In the background is the Soviet Union, which since last month's Soviet Union, which since last month's Soviet Communist Party congress, has been exerting increasing pressure on the Polish leadership to take a tougher line with Solidarity. A commuique issued after the Moscow summit of Polish and Soviet leaders made it plain that the Kremlin expected decisive action to restore the government's authority.
Given this background, it was more or less inevitable that the Warsaw authorities would have to support the action of the Bydgoszcz police against approximately 30 Solidarity members a week ago. Much remains unexplained about the affair, including whether the Solidarity activists were planning to occupy the city assembly -- as the government claims -- or had merely come to hold already-scheduled talks with local officials, as union leaders say.
The most controversial confrontation took place outside the assembly hall when, according to the union's version, the Solidarity activists were punched and pummeled by police. Three union activists had to be taken to hospital with serious injuries.
Solidarity claims this was only the latest in a long line of beatings of union activists in many parts of Poland. In most cases, the assailants were not identifiable -- but on this occasion they wore police uniforms. Since one of the basic provisions of the Gdansk agreement that recognized Polish workers' right to form independent unions was the guarantee of security for union members, Solidarity demanded that those responsible for the violence be punished.
For its part, the government says it is unclear how the Solidarity members were injured. A preliminary report on the affair said there was no violence inside the hall.
Once again, Solidarity and the communist authorities are engaged in a test of wills, the outcome of which will be determined not by simple moral categories, but by their respective power.
There have been similar contests in the past, notably over Solidarity's legal registration last November and over work-free Saturdays last January. This time the stakes are higher, however, and each side is probably more internally divided than ever before.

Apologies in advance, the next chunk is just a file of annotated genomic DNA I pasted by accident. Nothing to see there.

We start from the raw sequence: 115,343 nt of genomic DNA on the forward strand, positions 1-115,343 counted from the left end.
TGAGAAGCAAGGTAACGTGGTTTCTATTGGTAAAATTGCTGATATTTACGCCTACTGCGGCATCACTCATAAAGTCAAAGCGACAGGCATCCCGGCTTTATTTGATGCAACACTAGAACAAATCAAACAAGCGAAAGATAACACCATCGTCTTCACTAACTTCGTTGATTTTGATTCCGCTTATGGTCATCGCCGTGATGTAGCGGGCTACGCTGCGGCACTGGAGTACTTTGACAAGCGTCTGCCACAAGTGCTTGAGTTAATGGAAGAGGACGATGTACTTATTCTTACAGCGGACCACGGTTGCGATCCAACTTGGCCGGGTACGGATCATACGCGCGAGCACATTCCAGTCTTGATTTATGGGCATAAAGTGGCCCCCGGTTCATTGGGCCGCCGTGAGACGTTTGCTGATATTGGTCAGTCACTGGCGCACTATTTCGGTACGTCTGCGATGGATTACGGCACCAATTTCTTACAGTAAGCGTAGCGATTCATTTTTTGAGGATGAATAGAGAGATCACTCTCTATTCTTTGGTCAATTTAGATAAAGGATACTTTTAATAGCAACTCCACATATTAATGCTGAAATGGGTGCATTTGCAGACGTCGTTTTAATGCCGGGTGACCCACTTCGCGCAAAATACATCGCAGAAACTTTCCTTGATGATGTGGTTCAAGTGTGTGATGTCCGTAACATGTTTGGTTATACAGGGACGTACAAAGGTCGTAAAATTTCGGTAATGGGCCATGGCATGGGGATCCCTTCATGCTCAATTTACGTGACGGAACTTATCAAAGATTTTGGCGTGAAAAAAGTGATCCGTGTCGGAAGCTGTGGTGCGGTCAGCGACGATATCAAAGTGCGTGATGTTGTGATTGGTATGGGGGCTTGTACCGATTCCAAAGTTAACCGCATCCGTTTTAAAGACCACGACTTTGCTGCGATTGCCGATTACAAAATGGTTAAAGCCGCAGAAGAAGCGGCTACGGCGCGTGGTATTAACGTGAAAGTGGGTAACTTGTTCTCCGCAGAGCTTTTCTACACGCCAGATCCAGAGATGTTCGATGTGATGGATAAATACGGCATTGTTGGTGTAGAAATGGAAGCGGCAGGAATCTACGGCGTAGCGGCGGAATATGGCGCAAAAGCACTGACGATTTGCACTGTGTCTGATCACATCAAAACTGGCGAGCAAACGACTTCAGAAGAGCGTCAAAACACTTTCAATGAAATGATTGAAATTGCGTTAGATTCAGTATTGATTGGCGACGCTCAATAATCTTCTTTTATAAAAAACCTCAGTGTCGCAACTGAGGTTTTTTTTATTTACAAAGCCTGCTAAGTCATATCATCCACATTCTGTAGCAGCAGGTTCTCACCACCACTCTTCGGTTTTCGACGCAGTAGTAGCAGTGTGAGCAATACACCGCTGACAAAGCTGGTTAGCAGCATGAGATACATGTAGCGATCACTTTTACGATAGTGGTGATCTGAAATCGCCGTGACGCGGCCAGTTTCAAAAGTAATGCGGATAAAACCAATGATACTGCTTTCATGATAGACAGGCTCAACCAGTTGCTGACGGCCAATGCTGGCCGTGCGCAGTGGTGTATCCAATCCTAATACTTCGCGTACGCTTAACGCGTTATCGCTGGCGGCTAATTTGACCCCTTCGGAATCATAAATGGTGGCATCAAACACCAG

The latest trial of strength comes at a time of overt pressure from outside in the form of Warsaw Pact maneuvers that apparently have been extended longer than planned. Moreover, the economic situation in the country is increasingly desperate, with the government claiming that food supplies would last for only 12 days in the event of a strike.
Public support for Solidarity appears to have waned because of continuing instability and growing economic problems. But the authorities might be making a great mistake if they interpret this as an opportunity to get the union on the defensive. In any final showdown, the sympathy of a vast majority of Poles would probably still remain with Solidarity.
On the other side, the communist leadership has come under fire from its own ranks. Reform-minded Communists have accused hard-liners in the party of having no idea of how to deal with the country's crisis.
If a planned four-hour nationwide "warning strike" goes ahead on Friday, it will seve to reveal the extent of Solidarity's support. The communist authorities, meanwhile, are attempting to mobilize their supporters by calling plenary sessions of the party's Central Committee and the parliament on Sunday and Monday.
The paradox of Poland's efforst at democratization is that only by looking disaster in the face can the country retreat from it. This has encouraged brinkmanship on both sides. The tragedy is that, in testing each other's nerves, everybody could fall over the precipice.